To mark Noirwich Crime Writing Festival and in recognition of the Castle’s fascinating history of crime and punishment, Norwich Castle Museum & Art Gallery will be hosting a series of free events suitable for all ages.
At 9:20pm on the 28 November 1848 a police officer arrived at Stanfield Hall estate to what was described as a ‘scene of utter dismay’. The landlord Isaac Jermy and his son, also called Isaac Jermy, had been horrifically murdered by a masked intruder who had forced his way into their home and opened fire with two pistols. Two other members of the household had also been injured in the affray. In the early hours of the following day police officers arrested a farmer on the estate who had borrowed money from the family. In order to avoid repaying his loan, which was due to mature two days after the murders, he had concocted a complex plan to do away with his masters.
For over 500 years Norwich Castle was used as the county gaol and you can explore the darker side of the building’s history today in the lower floor of the Norman keep. Until its closure in 1887 thousands of Norfolk’s debtors and criminals were confined behind the castle’s walls. Yet perhaps the most infamous of all of the castle’s inmates was the farmer arrested for the 1848 murders – James Blomfield Rush.
Originally incarcerated in Wymondham Bridewell, Rush was committed to Norwich Castle to stand trial, which began the following March.
Rush was every bit the caricature of the Victorian villain
The case attracted an enormous public following with even the monarch taking a keen interest. At 49 years of age Rush was every bit the caricature of the Victorian villain with his large lumbering frame, bad temper and money woes. The victims had not only been wealthy landowners, but Isaac Jermy senior had been Recorder for the city of Norwich. Also of interest was Rush’s decision to defend himself at his murder trial with his own mistress appearing as one of the 41 prosecution witnesses called against him. Such was the interest in the trial that even the Sheriff of Norfolk sold tickets to ensure the best seats for those willing to pay for them.
On the 21 April 1849 James Blomfield Rush was executed in front of a crowd of thousands, many of whom had made their way up from London. Buried within the prison walls his tombstone reads simply ‘JBR 1849’. Visit the castle today and you can still explore the dungeons – a perfect accompaniment to Noirwich.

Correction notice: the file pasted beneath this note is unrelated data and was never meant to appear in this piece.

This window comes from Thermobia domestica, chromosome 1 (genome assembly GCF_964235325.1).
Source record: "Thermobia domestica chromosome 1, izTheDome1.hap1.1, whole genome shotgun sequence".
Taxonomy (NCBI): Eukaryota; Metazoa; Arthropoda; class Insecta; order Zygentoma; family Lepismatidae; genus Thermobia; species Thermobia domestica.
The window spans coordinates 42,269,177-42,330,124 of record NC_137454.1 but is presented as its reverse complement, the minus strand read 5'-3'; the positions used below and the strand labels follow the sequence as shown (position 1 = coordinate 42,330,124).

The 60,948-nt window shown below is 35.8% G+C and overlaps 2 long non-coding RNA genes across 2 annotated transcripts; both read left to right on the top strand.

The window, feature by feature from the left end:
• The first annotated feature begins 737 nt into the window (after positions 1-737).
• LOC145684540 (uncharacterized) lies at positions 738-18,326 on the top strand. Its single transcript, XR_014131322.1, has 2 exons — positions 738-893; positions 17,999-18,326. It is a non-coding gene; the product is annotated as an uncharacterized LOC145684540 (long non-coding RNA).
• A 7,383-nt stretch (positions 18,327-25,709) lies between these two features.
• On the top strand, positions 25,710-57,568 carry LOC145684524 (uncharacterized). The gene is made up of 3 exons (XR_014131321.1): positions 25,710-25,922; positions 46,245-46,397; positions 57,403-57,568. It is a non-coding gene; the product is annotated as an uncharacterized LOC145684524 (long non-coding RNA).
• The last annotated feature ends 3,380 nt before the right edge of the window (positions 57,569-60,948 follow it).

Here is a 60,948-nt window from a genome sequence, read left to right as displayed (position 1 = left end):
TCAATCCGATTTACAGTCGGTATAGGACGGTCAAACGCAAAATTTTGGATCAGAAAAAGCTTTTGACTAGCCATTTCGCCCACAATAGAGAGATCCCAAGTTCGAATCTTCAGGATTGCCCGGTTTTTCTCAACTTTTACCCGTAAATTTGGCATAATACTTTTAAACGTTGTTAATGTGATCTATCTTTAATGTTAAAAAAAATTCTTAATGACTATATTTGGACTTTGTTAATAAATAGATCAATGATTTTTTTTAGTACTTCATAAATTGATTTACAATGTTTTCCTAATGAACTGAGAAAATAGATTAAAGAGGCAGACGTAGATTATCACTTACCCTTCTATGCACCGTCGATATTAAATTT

This morning the above unhappy malefactor paid the forfeit of his life to the offended laws of his country. No execution of late years has attracted so large an assemblage of spectators, some thousands being present. About nine o’clock he took some refreshment, and shortly afterwards the sheriff arrived at the castle, and immediately proceeded to the condemned cell. The usual melancholy preparations having been completed, Rush was brought to the room where he was to be pinioned. He appeared quite calm and collected, and walked with a firm step. The melancholy procession then proceeded to the scaffold, which he mounted without any assistance, and in less than a minute the drop fell, and the wretched culprit was launched into eternity. Source
Noirwich: Crime and Punishment
Saturday 10 September, 10.30am, Norwich Castle Museum and Art Gallery, free admission to event only
Join historians from Norwich Castle Museum as they reveal objects used to punish ‘criminals’ of the past. Visit our prison exhibition and venture into the Castle dungeons to hear the extraordinary stories about its prisoners and experience first-hand crime and punishment, medieval style! Don’t forget to check out the exciting collection of local tales of murder, mystery and mayhem, specially selected by the Norfolk and Norwich Millennium Library.
Bounce and Crime Time
Monday 12 & Tuesday 13 September, 10.30am – 11.15am & 11.30am – 12.15pm, Norwich Castle Museum and Art Gallery, free admission
Norfolk & Norwich Festival and Norwich Castle bring you ‘Bounce & Crime Time’! FREE family and toddler events as part of Noirwich 2016, featuring amazing local storytelling favourite, Hannah Woodhall. Tickets are free, but booking essential: call Norwich Castle on 01603 495897 or 01603 493625 to reserve in advance. Ages 2+
Noirwich Courtroom Drama
Friday 16 September, 1.30pm, meet at Norwich Castle Museum and Art Gallery, free admission to event only
Take a tour of the prison exhibition at Norwich Castle Museum with our expert guide and explore the history of Crime and Punishment in Norwich: see the James Rush death mask and take prisoners’ route along a secret passage into the Shirehall Courtroom for a re-enactment of his trial. Don’t forget to check out the exciting collection of local tales of murder, mystery and mayhem, specially selected by the Norfolk & Norwich Millennium Library!